Retaliation trial paints bizarre picture

Hostile Public Works environment detailed

May 24, 2000|By Gerard Shields and Gail Gibson | Gerard Shields and Gail Gibson,SUN STAFF

A manager with a sword circling an employee. Aromatic candles burning in a supervisor's darkened office. Documents being fed into a shredder. Spying bodyguards. And a key witness missing.

This was the picture of the Baltimore Department of Public Works painted by witnesses in the weeklong federal civil case against the agency's former director, George G. Balog, and his top aides.

The testimony and a half-dozen boxes of documents accumulated during the four years leading up to the trial provided jurors with a unique glimpse into the department during the waning years of former Mayor Kurt L. Schmoke's administration.

Public Works engineers Jeanne Robinson and David Marc filed a suit in 1996 alleging that Balog and Bureau of Solid Waste Director Leonard H. Addison had violated their free speech rights by retaliating against them for exposing faulty work.

The jury awarded the two workers $178,000 Monday in combined damages, ending an ordeal that colleagues said yesterday left the workers stepping through a daily minefield trying to do their jobs while avoiding the wrath of bosses.

"They paid a heavy and bizarre price for telling the truth," Kenneth J. Strong, the city's former solid waste director, said of his two former colleagues. "The pressure on them to recant was enormous and they stood their ground. I respect the hell out of that."

The case began five years ago when the engineers were called to the city Board of Estimates to testify about alleged faulty repairs at the city's Quarantine Road Landfill near Hawkins Point. The employees said Balog and top aides denied them promotions, overtime and use of city equipment, such as computers and cars, as a result of their public appearance.

In laying out their claims to the jury, Robinson and Marc described an odd picture of life inside the city's largest department.

At the trial, defense attorneys said Balog and Strong, Balog's chief nemesis, struggled for control of the department, moving loyal workers into place like chess pieces. In the end, Kurt Kocher, a member of Balog's inner circle delivered the crippling blow, testifying to what he describe as his former boss' rage and vindictiveness.

Marc recalled being questioned by Addison, who walked around the room holding a sword he kept on display in his office. The office was always kept darkened, with aromatic candles burning, Marc testified.

Robinson testified that Balog ordered her to take lunch at noon and then had her followed by Anthony "Rocky" DeMarco, a trusted aide, chauffeur and bodyguard. She recalled being questioned by Addison, who once sat in his office smiling at her as he slowly shredded department documents.

Kocher, Balog's communications director, defended yesterday his crucial testimony to jurors that his former boss regularly spewed "obsessive," profanity-laced criticisms of Robinson and Marc.

Kocher played down the sinister nature of the testimony.

Balog's aide, DeMarco, is an easygoing father of two who serves as a Scout leader, Kocher said. And several department managers, not just Addison, use aromatic candles to mask the musty smell of the Abel Wolman Municipal Building, which houses the Public Works Department, he said.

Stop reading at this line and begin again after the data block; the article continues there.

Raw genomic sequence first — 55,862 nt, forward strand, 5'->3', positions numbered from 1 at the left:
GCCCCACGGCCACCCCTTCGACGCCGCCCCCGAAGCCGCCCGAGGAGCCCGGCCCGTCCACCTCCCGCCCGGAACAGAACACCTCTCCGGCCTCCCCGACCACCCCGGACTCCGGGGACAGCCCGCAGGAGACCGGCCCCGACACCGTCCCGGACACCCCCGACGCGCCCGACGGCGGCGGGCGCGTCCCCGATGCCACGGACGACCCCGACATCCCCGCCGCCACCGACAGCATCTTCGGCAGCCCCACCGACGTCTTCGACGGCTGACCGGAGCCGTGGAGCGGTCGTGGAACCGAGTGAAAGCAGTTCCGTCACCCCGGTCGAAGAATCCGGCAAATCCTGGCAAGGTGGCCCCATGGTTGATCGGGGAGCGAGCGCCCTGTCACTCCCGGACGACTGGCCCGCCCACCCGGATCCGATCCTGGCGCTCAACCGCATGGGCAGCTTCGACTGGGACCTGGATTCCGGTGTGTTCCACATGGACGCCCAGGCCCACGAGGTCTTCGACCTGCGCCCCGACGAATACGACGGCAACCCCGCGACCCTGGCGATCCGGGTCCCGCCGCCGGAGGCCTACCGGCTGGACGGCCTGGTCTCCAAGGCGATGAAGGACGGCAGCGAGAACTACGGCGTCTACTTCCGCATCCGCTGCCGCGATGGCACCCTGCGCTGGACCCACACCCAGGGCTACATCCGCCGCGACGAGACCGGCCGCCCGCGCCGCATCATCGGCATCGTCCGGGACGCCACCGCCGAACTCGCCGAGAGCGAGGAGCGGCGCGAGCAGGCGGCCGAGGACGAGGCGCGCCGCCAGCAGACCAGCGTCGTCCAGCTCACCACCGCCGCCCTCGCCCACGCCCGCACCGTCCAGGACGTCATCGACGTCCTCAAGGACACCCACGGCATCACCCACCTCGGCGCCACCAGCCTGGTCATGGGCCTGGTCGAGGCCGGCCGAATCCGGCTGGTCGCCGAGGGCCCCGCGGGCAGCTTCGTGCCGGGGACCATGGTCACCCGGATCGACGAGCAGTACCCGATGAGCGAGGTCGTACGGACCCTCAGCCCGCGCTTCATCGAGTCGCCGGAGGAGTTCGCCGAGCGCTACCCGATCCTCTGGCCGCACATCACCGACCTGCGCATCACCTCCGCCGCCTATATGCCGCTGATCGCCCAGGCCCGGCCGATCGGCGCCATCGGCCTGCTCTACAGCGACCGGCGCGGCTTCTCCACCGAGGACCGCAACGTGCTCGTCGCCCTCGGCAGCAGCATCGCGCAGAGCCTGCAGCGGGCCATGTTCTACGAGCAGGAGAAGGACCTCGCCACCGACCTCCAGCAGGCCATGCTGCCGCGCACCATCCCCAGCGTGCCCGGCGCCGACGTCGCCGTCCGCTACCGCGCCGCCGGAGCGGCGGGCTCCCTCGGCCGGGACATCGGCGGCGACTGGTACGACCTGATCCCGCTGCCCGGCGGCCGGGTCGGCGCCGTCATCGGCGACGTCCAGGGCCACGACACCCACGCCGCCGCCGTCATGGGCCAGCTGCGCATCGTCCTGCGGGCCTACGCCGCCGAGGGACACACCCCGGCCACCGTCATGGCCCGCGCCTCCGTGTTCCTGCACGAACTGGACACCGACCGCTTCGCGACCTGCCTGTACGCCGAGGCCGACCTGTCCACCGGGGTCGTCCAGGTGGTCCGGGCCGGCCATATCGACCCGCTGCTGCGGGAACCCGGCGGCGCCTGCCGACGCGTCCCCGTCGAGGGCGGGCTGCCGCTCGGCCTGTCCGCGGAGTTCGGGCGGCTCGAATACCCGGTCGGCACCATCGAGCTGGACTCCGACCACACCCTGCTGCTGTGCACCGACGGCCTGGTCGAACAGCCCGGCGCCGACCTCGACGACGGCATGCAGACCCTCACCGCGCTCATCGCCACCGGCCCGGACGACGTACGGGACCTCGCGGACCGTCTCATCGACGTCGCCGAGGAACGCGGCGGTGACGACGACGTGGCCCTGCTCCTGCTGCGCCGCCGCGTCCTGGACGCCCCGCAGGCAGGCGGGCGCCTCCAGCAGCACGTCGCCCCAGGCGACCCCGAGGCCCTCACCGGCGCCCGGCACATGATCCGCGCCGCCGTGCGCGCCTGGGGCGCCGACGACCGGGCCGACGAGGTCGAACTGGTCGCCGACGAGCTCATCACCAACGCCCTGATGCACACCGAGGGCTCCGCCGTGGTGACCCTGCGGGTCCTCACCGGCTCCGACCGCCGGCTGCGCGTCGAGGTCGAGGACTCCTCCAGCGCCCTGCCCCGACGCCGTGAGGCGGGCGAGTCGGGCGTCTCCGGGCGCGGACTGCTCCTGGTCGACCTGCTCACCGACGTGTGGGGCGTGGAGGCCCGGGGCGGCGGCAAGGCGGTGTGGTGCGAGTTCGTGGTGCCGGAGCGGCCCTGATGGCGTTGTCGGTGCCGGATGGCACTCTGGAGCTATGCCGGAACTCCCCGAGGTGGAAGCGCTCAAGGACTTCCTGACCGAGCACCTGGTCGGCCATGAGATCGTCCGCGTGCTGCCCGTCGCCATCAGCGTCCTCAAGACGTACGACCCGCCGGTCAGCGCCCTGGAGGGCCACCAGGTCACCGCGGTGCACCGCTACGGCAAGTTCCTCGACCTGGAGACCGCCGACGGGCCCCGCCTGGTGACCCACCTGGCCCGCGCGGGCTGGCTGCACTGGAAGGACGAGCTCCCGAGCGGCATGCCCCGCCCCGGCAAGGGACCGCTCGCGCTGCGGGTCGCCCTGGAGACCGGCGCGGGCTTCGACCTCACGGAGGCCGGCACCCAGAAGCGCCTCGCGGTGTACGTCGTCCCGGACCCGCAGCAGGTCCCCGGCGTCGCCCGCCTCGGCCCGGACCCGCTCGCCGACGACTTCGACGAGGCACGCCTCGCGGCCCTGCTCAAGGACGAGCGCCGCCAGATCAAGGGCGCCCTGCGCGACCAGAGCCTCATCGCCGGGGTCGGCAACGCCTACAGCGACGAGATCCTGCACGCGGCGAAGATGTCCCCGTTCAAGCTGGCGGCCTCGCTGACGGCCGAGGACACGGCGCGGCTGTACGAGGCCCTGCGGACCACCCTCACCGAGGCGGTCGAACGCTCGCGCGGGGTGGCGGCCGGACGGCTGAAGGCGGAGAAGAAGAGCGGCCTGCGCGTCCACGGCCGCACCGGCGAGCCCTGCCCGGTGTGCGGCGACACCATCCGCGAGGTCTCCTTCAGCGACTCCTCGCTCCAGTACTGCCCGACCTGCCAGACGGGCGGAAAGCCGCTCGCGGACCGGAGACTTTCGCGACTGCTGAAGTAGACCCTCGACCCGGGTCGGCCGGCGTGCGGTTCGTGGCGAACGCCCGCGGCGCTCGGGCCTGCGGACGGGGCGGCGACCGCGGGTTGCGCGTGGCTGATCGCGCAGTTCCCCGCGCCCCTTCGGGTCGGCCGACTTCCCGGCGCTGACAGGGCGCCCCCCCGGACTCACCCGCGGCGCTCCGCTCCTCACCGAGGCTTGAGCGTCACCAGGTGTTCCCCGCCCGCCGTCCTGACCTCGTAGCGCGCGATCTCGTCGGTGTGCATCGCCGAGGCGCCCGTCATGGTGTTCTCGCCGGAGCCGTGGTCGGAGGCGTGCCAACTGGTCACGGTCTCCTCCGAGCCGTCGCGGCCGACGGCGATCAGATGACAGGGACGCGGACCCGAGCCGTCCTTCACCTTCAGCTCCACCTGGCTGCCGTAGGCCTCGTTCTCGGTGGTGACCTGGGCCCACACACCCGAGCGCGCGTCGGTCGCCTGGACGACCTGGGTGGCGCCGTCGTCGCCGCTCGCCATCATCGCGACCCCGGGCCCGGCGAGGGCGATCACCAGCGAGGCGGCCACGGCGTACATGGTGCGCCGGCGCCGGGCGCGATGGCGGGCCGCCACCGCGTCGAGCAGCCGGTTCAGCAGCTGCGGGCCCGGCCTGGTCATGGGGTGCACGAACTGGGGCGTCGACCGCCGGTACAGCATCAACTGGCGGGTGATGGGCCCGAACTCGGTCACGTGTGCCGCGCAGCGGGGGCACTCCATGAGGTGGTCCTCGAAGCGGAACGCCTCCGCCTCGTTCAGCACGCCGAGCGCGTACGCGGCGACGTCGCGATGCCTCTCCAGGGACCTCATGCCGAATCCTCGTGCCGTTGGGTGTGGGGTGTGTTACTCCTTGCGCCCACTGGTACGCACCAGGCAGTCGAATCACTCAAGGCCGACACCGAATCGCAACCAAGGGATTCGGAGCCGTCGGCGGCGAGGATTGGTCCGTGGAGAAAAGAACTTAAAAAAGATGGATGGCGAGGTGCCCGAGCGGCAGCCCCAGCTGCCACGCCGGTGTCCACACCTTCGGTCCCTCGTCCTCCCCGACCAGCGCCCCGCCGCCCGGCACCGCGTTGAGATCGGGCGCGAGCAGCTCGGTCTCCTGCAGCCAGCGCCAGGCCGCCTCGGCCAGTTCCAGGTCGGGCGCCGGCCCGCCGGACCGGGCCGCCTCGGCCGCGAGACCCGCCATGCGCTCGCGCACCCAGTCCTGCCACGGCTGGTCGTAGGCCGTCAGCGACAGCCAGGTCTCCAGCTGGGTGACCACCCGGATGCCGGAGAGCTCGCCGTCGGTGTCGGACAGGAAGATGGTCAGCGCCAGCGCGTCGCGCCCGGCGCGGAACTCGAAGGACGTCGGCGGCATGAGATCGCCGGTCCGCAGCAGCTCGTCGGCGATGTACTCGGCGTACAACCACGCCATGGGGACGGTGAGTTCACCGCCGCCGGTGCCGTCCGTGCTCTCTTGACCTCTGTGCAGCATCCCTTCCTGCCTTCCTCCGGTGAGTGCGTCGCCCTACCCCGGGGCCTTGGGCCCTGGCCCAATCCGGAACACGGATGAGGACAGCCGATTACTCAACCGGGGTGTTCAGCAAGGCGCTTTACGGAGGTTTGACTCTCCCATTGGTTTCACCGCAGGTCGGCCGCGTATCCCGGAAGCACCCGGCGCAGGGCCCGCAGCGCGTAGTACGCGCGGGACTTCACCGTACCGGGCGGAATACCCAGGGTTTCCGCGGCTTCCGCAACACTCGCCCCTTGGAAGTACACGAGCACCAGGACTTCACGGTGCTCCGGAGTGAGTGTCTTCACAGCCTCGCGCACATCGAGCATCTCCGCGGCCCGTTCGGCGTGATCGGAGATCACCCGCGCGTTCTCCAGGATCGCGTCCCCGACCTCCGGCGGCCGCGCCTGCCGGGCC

In striking down last-minute motions to dismiss the case Monday, U.S. District Judge Frederic N. Smalkin commented on the impact the agency's work environment had on the employees.

"There is obviously emotional distress," Smalkin said to the attorneys hired by the city, outside the presence of the jury. "You saw them practically crying on the witness stand. Whether that was real or not is for the jury to decide."

Jurors never heard from the potentially most explosive witness, Dorinda Hughes, who was an aide to the upper echelon of the department for six months and told attorneys and FBI investigators of her suspicions of widespread corruption in the department.

A private investigator working for the attorney representing Robinson and Marc testified that he tried for weeks to find Hughes.

Balog's attorneys called her deposition, which was not introduced at trial, "highly suspect."

Smalkin, who threw out the case before a federal appeals court sent it back for trial, would not let jurors hear Hughes' deposition.

Defense attorneys blamed the department chaos on Strong, the fired former solid waste director who first notified Schmoke and federal investigators about landfill problems.

Strong, now director of Southeast Community Organization Inc., declined to comment yesterday on his differences with Balog but denied that he was responsible for the problems.

Mayor Martin O'Malley tried to determine yesterday how much the trial will cost city taxpayers.

A review of the city's indemnification agreement shows that taxpayers are responsible for $48,000 in compensatory damages awarded by the jury, the mayor said.

O'Malley, who as a councilman helped initiate a city probe of the landfill matter five years ago, said he has no intention of paying any more than is required.

"They're gone," O'Malley said of the department leaders he replaced shortly after taking office. "That was then; this is now."

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